Jane and the man of the cloth

Lavish praise for Stephanie Barren's

Jane and the Man of the Cloth

“Nearly as wry as Jane Austen herself, Barron delivers pleasure and amusement in her second delicious Jane Austen mystery…. Worthy of its origins, this book is a delight.”

—Publisliers Weekly

If Jane Austen really did have the ‘nameless and dateless’ romance with a clergyman that some scholars claim, she couldn't have met her swain under more heart-throbbing circumstances than those described by Stephanie Barron.”

—The New York Times Book Review

“Prettily narrated, in true Austen style … A boon for Austen lovers.”

—Kirkus Reviews

“Historical fiction at its best.”

—Library Journal

“The words, characters and references are so real that it is a shock to find that the author is not Austen herself.”

—The Arizona Republic

“Stephanie Barron's second Jane Austen mystery … is even better than her first. … A classic period mystery.”

—The News and Observer, Raleigh, NC

“Delightful … captures the style and wit of Austen.”

—San Francisco Examiner

“Loaded with charm, these books will appeal whether you are a fan of Jane Austen or not.”

—Mystery Lovers Bookshop News

Please turn the page for more praise for Stephanie

Barron and her first Jane Austen mystery, Jane and the

Unpleasantness at Scargrave Manor

The highest praise for

Jane and tbe Unpleasantness

at Scargrave Manor

“Splendid fun!”

—Star Tribune, Minneapolis

“Happily succeeds on all levels: a robust tale of manners and mayhem that faithfully reproduces the Austen style—and engrosses to the finish.”

—Kirkus Revieivs

“Jane is unmistakably here with us through the work of Stephanie Barron—sleuthing, entertaining, and making us want to devour the next Austen adventure as soon as possible!”

—Diane Mott Davidson

“Well-conceived, stylishly written, plotted with a nice twist … and brought off with a voice that works both for its time and our own.”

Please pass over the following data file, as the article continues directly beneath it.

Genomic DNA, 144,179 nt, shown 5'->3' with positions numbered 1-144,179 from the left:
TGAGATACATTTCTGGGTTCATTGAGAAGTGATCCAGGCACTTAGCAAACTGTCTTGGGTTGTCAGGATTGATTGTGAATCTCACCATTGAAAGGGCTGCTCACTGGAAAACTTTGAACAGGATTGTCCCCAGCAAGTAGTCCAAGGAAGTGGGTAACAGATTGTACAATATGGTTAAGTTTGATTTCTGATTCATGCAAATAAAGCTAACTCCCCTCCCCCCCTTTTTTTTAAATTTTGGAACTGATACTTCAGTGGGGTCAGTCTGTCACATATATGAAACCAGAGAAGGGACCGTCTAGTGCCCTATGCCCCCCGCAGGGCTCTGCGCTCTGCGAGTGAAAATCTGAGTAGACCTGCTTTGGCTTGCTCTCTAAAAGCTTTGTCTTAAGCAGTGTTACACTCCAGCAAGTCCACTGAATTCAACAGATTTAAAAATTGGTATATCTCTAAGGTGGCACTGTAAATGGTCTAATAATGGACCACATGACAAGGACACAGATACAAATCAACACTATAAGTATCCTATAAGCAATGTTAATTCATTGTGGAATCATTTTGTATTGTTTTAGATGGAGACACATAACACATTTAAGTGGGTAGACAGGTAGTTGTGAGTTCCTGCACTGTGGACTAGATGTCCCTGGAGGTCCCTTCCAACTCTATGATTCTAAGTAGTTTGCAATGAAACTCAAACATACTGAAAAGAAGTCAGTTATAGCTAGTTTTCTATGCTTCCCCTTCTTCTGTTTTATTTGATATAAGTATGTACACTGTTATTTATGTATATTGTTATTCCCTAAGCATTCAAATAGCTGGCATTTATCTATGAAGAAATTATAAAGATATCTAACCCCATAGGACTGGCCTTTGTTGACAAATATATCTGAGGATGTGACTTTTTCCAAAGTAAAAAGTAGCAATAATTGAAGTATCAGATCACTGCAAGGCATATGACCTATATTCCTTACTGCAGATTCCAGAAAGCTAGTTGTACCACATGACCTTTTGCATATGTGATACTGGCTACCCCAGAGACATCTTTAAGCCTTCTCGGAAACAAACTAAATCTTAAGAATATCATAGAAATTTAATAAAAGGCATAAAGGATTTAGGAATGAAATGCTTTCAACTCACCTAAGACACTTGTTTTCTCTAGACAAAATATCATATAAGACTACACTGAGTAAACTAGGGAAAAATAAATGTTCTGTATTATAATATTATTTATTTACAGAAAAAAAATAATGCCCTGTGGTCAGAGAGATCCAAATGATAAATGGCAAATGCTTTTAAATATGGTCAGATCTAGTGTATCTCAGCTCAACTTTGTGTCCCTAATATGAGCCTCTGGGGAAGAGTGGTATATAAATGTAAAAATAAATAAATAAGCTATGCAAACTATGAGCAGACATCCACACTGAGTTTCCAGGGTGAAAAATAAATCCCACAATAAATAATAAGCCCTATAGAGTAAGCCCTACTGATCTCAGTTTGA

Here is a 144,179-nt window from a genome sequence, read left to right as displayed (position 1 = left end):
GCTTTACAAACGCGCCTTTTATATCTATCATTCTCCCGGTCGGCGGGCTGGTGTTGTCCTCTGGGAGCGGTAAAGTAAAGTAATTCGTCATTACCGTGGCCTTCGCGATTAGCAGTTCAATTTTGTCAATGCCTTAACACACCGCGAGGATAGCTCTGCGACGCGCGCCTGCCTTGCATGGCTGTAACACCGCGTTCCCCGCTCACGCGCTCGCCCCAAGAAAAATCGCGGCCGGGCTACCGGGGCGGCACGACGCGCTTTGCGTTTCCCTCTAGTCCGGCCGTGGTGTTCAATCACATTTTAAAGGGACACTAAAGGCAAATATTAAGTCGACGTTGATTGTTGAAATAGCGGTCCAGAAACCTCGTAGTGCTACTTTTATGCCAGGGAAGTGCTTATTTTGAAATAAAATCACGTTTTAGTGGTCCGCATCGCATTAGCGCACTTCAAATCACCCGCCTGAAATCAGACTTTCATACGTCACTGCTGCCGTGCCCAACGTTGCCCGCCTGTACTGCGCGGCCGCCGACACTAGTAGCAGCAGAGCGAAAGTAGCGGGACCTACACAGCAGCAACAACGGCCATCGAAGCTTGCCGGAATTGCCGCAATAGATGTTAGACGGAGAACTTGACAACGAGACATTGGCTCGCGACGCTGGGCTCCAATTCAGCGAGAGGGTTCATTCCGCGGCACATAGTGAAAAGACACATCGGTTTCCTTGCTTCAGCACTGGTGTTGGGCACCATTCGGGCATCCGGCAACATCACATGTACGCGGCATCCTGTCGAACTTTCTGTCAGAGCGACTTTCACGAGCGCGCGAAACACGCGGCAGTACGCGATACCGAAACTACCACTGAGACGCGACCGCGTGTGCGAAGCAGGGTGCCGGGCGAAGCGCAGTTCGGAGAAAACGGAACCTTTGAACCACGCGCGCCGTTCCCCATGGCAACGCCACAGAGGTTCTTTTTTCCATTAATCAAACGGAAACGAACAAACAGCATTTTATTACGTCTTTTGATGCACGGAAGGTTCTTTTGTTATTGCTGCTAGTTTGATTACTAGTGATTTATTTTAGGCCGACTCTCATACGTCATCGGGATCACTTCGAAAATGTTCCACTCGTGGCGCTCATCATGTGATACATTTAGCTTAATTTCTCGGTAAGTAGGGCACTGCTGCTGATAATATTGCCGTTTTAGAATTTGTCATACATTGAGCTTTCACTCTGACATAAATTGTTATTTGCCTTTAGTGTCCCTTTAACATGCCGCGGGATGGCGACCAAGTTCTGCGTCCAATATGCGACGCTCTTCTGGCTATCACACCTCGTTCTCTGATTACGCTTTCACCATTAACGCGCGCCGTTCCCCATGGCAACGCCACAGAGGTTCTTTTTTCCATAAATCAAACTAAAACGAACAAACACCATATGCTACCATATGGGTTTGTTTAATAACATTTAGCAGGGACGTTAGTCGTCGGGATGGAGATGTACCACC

—Booknews from The Poisoned Pen

“People who lament Jane Austen's minimal lifetime output … now have cause to rejoice.”

—The Drood Review of Mystery

“A light-hearted mystery … The most fun is that Jane Austen’ is in the middle of it, witty and logical, a foil to some of the ladies who primp and faint and swoon.”

—The Denver Post

“A fascinating ride through the England of the hackney carriage … a definite occasion for pride rather than prejudice.”

—Edward Marston

“A thoroughly enjoyable tale. Fans of the much darker Anne Perry … should relish this somewhat lighter look at the society of fifty years earlier.”

—Mostly Murder

“Jane sorts it all out with the wit and intelligence Jane Austen would display. *** (four if you really love Jane Austen).”

—Detroit Free Press


Jane and the Unpleasantness at Scargrave Manor:

Being the First Jane Austen Mystery

Jane and the Wandering Eye:

Being the Third Jane Austen Mystery

Jane and the Genius of the Place:

Being the Fourth Jane Austen Mystery

Jane and the Stillroom Maid:

Being the Fifth Jane Austen Mystery

Jane and the Prisoner of Wool House:

Being the Sixth Jane Austen Mystery



Jane and the Ghosts of Netley:

Being the Seventh Jane Austen Mystery

Dedicated with love to my sister Cathy,

who always gave me the best books;

and to my sister Jo,

who taught me to read

Editor's foreword

When Jane Austen traveled to the Dorset coastal town of Lyme Regis in the late summer of 1804, she returned to a part of England she had first visited the previous year and that she is thought to have loved. She chose Lyme and its peculiar blend of fishermen, retired naval officers, and fashionable pleasure seekers for a pivotal passage in her final novel, Persuasion, published posthumously in 1818. Her affection for the town's steep streets and bracing Cobb (a stone breakwater encircling the harbor of the same name), the secretive wilderness called the Pinny and the high downs beyond, shines through the scenes she set down on paper over ten years after the action of this